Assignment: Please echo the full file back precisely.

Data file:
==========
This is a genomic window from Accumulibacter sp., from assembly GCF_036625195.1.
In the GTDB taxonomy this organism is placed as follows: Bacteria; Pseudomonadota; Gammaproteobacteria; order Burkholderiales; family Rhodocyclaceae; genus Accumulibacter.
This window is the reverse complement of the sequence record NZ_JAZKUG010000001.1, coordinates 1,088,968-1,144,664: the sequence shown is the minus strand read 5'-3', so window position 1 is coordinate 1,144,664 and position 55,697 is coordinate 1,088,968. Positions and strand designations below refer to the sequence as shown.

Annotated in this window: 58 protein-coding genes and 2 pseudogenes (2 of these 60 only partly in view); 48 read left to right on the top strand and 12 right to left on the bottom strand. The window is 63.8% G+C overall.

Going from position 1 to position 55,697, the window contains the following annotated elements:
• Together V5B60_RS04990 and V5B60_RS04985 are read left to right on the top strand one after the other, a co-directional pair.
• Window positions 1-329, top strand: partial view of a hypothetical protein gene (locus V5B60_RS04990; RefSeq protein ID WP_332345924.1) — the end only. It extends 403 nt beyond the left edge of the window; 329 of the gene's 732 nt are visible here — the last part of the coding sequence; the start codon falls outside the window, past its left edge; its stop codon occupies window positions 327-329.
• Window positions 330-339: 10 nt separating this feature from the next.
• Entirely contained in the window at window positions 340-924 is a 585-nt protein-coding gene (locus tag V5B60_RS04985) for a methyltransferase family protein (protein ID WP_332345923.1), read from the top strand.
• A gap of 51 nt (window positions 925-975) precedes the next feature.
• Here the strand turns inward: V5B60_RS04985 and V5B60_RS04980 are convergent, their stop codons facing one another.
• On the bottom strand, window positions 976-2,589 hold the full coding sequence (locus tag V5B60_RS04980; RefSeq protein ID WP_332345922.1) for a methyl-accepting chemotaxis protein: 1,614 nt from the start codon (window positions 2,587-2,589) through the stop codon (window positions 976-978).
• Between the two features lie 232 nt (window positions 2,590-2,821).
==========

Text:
This is a genomic window from Accumulibacter sp., from assembly GCF_036625195.1.
In the GTDB taxonomy this organism is placed as follows: Bacteria; Pseudomonadota; Gammaproteobacteria; order Burkholderiales; family Rhodocyclaceae; genus Accumulibacter.
This window is the reverse complement of the sequence record NZ_JAZKUG010000001.1, coordinates 1,088,968-1,144,664: the sequence shown is the minus strand read 5'-3', so window position 1 is coordinate 1,144,664 and position 55,697 is coordinate 1,088,968. Positions and strand designations below refer to the sequence as shown.

Annotated in this window: 58 protein-coding genes and 2 pseudogenes (2 of these 60 only partly in view); 48 read left to right on the top strand and 12 right to left on the bottom strand. The window is 63.8% G+C overall.

Going from position 1 to position 55,697, the window contains the following annotated elements:
• Together V5B60_RS04990 and V5B60_RS04985 are read left to right on the top strand one after the other, a co-directional pair.
• Window positions 1-329, top strand: partial view of a hypothetical protein gene (locus V5B60_RS04990; RefSeq protein ID WP_332345924.1) — the end only. It extends 403 nt beyond the left edge of the window; 329 of the gene's 732 nt are visible here — the last part of the coding sequence; the start codon falls outside the window, past its left edge; its stop codon occupies window positions 327-329.
• Window positions 330-339: 10 nt separating this feature from the next.
• Entirely contained in the window at window positions 340-924 is a 585-nt protein-coding gene (locus tag V5B60_RS04985) for a methyltransferase family protein (protein ID WP_332345923.1), read from the top strand.
• A gap of 51 nt (window positions 925-975) precedes the next feature.
• Here the strand turns inward: V5B60_RS04985 and V5B60_RS04980 are convergent, their stop codons facing one another.
• On the bottom strand, window positions 976-2,589 hold the full coding sequence (locus tag V5B60_RS04980; RefSeq protein ID WP_332345922.1) for a methyl-accepting chemotaxis protein: 1,614 nt from the start codon (window positions 2,587-2,589) through the stop codon (window positions 976-978).
• Between the two features lie 232 nt (window positions 2,590-2,821).